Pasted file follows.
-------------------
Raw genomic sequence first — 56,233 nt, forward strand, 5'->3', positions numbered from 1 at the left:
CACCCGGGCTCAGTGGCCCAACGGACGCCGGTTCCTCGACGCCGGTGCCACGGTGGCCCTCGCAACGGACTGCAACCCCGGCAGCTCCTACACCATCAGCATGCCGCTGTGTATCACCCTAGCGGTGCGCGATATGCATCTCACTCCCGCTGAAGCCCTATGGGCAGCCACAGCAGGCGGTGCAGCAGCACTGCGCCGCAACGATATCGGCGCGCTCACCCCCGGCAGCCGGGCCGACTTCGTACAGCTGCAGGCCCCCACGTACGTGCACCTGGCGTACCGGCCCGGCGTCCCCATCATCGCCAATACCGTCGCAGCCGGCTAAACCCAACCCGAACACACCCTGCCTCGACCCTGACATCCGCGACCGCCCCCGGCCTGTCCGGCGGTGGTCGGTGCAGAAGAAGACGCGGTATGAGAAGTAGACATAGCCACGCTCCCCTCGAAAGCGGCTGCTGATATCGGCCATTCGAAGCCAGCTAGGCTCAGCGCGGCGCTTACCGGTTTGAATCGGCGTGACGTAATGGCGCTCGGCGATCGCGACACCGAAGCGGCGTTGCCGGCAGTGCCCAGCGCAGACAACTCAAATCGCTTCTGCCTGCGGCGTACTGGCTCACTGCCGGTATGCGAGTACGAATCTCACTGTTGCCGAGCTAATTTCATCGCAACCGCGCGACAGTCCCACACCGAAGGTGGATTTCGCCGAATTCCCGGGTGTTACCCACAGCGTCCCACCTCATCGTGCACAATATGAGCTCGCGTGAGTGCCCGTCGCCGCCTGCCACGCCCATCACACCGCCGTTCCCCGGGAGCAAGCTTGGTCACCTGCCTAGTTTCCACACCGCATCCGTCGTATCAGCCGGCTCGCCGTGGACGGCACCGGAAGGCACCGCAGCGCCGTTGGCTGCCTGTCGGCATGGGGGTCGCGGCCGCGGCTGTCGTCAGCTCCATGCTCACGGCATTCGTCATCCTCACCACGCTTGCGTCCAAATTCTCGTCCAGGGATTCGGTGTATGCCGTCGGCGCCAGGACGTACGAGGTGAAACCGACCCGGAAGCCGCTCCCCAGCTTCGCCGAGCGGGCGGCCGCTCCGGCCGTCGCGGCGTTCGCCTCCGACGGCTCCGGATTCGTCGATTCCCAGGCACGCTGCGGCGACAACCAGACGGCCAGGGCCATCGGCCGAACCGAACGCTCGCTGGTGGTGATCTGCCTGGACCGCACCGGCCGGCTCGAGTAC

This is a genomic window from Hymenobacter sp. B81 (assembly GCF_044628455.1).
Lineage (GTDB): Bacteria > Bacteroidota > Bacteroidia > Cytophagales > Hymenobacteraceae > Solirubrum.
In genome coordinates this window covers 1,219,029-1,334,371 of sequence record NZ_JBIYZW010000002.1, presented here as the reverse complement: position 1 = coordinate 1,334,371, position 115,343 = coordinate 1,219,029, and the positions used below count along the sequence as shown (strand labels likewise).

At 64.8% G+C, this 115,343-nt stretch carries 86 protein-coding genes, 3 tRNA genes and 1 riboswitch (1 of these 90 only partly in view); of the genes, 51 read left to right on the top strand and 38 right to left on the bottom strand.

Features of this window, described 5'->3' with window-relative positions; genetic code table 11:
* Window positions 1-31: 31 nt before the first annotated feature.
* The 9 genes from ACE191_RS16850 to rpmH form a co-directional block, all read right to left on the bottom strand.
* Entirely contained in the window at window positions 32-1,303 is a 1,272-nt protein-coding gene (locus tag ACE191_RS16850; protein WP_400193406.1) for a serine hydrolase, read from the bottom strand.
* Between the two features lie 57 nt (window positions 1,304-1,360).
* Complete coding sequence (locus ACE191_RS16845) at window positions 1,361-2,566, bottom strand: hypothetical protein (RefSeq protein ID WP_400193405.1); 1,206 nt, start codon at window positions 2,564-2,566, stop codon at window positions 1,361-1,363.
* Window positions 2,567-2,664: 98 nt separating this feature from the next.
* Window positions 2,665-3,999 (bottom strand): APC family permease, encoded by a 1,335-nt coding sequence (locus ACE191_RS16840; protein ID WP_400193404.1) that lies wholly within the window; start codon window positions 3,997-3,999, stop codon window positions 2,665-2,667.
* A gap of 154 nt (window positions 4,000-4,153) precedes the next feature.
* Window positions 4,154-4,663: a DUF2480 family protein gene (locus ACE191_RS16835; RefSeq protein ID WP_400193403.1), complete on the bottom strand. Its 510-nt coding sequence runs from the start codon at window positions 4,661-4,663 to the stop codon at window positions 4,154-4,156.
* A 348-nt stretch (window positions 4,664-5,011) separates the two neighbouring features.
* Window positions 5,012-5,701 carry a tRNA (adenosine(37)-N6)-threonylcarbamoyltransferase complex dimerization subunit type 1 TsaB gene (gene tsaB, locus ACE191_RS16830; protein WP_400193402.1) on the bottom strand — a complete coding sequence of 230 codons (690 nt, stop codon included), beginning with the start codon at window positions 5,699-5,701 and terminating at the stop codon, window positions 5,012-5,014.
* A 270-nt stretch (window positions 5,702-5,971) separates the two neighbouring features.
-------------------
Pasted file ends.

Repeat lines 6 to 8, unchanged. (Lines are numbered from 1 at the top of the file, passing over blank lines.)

At 64.8% G+C, this 115,343-nt stretch carries 86 protein-coding genes, 3 tRNA genes and 1 riboswitch (1 of these 90 only partly in view); of the genes, 51 read left to right on the top strand and 38 right to left on the bottom strand.

Features of this window, described 5'->3' with window-relative positions; genetic code table 11:
* Window positions 1-31: 31 nt before the first annotated feature.